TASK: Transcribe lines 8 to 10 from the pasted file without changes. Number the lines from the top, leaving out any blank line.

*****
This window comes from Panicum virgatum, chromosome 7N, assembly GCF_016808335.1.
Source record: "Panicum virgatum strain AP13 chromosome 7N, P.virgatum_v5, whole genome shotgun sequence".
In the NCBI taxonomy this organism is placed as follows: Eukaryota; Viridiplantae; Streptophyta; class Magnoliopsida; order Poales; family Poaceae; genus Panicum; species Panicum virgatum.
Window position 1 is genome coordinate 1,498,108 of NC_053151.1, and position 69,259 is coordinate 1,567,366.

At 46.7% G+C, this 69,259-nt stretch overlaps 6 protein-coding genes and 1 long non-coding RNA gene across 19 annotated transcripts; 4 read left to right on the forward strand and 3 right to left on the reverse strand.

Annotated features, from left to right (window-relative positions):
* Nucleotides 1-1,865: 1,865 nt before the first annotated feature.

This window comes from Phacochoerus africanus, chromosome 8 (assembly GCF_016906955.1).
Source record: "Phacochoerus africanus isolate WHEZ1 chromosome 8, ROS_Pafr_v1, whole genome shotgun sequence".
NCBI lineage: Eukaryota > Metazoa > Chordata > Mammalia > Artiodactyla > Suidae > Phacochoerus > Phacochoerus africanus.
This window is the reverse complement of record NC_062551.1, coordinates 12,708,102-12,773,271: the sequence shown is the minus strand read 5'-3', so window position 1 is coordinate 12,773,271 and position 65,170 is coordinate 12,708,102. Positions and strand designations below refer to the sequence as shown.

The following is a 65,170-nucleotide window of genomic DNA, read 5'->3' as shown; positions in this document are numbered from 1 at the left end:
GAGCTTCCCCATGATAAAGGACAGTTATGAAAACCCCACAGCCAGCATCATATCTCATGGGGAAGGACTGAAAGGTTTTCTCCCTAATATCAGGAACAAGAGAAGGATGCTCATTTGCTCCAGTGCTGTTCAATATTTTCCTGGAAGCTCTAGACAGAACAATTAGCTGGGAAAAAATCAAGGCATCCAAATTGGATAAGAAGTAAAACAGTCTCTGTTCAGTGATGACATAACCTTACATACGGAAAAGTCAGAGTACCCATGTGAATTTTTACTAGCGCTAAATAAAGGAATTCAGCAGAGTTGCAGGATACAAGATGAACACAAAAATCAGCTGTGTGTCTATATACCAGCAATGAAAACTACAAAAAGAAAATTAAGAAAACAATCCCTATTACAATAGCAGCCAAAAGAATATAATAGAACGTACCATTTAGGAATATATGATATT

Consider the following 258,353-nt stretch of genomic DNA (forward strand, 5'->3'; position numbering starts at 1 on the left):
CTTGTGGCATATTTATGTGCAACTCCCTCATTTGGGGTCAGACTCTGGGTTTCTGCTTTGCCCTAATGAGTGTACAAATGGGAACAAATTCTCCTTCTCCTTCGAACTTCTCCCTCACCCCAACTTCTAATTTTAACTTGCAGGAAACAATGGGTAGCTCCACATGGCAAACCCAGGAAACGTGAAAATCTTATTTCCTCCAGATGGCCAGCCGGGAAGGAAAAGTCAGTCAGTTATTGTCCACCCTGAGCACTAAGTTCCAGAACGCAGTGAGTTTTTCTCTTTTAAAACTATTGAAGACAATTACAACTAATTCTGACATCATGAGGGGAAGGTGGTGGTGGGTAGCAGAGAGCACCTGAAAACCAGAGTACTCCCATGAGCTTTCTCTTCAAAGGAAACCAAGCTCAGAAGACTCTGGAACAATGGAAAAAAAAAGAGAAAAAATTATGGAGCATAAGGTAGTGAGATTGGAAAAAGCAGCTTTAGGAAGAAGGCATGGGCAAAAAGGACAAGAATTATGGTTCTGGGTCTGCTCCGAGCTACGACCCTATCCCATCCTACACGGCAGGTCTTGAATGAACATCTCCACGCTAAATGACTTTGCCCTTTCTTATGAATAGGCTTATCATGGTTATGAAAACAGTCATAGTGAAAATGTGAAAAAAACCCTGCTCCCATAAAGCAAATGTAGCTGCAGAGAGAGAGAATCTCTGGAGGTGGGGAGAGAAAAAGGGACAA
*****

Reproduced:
This window comes from Phacochoerus africanus, chromosome 8 (assembly GCF_016906955.1).
Source record: "Phacochoerus africanus isolate WHEZ1 chromosome 8, ROS_Pafr_v1, whole genome shotgun sequence".
NCBI lineage: Eukaryota > Metazoa > Chordata > Mammalia > Artiodactyla > Suidae > Phacochoerus > Phacochoerus africanus.